Cogent accused major European telecom operators of violating antitrust rules in their Internet peering and transit practices. The European Commission is investigating, and launched dawn raids this summer. Meanwhile, Cogent suffered a legal setback in France. On December 19, 2013, the Paris Court of Appeals denied Cogent’s antitrust claims against France Telecom.
In 2012, Cogent sued France Télécom before the French competition authority, arguing (among other things) that France Télécom had abused its dominant position by requiring payment from Cogent in exchange for increasing direct peering capacity. The French competition authority dismissed Cogent’s claims on September 20, 2012. Cogent appealed, and on December 19, 2013, Paris Court of Appeals upheld the Competition Authority’s findings.
The December decision confirms the following points:
1. There is no separate market for direct peering with France Telecom. Direct peering and indirect access via transit are substitutable from a quality and pricing standpoint. Although France Telecom controls a physical bottleneck for conveying packets to France Telecom subscribers, France Telecom does not control a commercial bottleneck for access to its Internet customers. Internet content and service providers, and CDNs, can look to a number of alternatives, including transit providers, to gain access to France Telecom’s subscribers. Direct peering with France Telecom is one alternative but not the only one. Consequently, direct peering with France Telecom does not constitute an essential facility.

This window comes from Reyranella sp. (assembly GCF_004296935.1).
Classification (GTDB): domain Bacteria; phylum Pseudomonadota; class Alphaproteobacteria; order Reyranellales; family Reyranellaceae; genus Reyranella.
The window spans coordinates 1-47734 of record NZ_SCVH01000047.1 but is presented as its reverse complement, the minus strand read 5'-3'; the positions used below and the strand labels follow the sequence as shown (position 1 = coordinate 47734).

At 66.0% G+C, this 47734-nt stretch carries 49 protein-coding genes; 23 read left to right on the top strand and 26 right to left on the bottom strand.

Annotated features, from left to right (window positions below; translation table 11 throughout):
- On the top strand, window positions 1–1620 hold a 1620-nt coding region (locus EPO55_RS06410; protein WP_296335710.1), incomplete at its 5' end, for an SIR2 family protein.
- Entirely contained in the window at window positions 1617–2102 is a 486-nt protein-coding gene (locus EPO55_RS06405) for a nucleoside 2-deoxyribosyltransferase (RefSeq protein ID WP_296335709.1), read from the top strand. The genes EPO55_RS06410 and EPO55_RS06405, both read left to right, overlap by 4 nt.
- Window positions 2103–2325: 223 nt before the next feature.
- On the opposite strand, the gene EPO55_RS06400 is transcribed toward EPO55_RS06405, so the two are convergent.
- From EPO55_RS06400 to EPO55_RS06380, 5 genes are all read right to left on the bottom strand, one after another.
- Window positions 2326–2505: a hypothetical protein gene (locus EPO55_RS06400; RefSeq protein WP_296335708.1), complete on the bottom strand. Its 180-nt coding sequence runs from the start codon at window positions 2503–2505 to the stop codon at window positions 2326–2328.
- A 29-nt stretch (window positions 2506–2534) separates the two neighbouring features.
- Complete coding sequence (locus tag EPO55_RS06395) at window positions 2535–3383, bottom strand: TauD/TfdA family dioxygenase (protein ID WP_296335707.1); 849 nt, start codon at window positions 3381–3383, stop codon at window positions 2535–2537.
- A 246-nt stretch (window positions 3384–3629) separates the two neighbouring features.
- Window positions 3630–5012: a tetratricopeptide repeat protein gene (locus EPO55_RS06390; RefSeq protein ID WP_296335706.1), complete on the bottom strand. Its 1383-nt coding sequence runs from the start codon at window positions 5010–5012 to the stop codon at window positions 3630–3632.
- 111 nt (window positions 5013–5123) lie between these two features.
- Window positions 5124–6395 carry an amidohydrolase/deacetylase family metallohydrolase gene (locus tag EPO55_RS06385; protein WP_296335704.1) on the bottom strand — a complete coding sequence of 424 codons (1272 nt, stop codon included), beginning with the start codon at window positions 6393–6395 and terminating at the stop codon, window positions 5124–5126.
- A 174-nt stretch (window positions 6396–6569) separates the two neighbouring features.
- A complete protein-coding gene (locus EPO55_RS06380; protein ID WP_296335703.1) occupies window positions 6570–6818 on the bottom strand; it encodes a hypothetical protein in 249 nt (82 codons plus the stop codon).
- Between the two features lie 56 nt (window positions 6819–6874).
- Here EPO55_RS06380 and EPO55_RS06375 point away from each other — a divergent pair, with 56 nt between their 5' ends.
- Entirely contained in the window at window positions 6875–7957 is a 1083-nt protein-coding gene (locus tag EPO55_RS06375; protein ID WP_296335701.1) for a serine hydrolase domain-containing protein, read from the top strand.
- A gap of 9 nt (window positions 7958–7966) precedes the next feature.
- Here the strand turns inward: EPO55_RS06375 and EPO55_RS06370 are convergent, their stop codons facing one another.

2. Unpaid peering is based on traffic balances between peers that are roughly equivalent. Where traffic is imbalanced, and France Telecom asks for payment as a condition to increasing peering capacity, the request for payment does not constitute in itself a discriminatory practice by France Telecom as long as France Telecom applies the same rule to others.
The Court of Appeals decision covered many other aspects, but these two are the most important.
This decision should not be confused with regulated data termination tariffs, which some network operators have argued should be imposed by regulators to help compensate for traffic imbalances.
The court decision reaffirms that Internet peering and transit are governed by individual negotiation, and that last-mile operators can in some cases request payment in exchange for increasing peering capacity where traffic flows are imbalanced. Naturally, the other party can decline the request for payment, in which case peering links will not be increased. Where peering links are saturated, overflow traffic simply goes through transit links instead of through direct peering. This can have an effect on quality, but content is not blocked.
The outcome of this case may have been different if France Telecom had selectively blocked or throttled Cogent’s (or its customers’) traffic. The case then would have raised significant net neutrality issues.